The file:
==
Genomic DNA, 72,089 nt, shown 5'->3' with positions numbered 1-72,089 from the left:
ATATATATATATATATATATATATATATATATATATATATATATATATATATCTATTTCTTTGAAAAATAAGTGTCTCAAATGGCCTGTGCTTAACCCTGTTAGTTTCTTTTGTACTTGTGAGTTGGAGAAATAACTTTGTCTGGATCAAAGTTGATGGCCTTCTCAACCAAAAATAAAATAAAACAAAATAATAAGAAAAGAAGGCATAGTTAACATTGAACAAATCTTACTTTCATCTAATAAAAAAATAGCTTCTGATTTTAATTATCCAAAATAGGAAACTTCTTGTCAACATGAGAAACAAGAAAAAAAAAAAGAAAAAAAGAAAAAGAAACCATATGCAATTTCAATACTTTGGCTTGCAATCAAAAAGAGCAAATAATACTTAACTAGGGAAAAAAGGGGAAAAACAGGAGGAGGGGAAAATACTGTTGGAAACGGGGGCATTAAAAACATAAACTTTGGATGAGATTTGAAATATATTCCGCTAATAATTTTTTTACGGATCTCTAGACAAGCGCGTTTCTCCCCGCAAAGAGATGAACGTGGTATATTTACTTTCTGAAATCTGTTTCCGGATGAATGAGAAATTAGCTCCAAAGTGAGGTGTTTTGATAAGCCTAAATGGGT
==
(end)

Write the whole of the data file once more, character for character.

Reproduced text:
Genomic DNA, 72,089 nt, shown 5'->3' with positions numbered 1-72,089 from the left:
ATATATATATATATATATATATATATATATATATATATATATATATATATATCTATTTCTTTGAAAAATAAGTGTCTCAAATGGCCTGTGCTTAACCCTGTTAGTTTCTTTTGTACTTGTGAGTTGGAGAAATAACTTTGTCTGGATCAAAGTTGATGGCCTTCTCAACCAAAAATAAAATAAAACAAAATAATAAGAAAAGAAGGCATAGTTAACATTGAACAAATCTTACTTTCATCTAATAAAAAAATAGCTTCTGATTTTAATTATCCAAAATAGGAAACTTCTTGTCAACATGAGAAACAAGAAAAAAAAAAAGAAAAAAAGAAAAAGAAACCATATGCAATTTCAATACTTTGGCTTGCAATCAAAAAGAGCAAATAATACTTAACTAGGGAAAAAAGGGGAAAAACAGGAGGAGGGGAAAATACTGTTGGAAACGGGGGCATTAAAAACATAAACTTTGGATGAGATTTGAAATATATTCCGCTAATAATTTTTTTACGGATCTCTAGACAAGCGCGTTTCTCCCCGCAAAGAGATGAACGTGGTATATTTACTTTCTGAAATCTGTTTCCGGATGAATGAGAAATTAGCTCCAAAGTGAGGTGTTTTGATAAGCCTAAATGGGT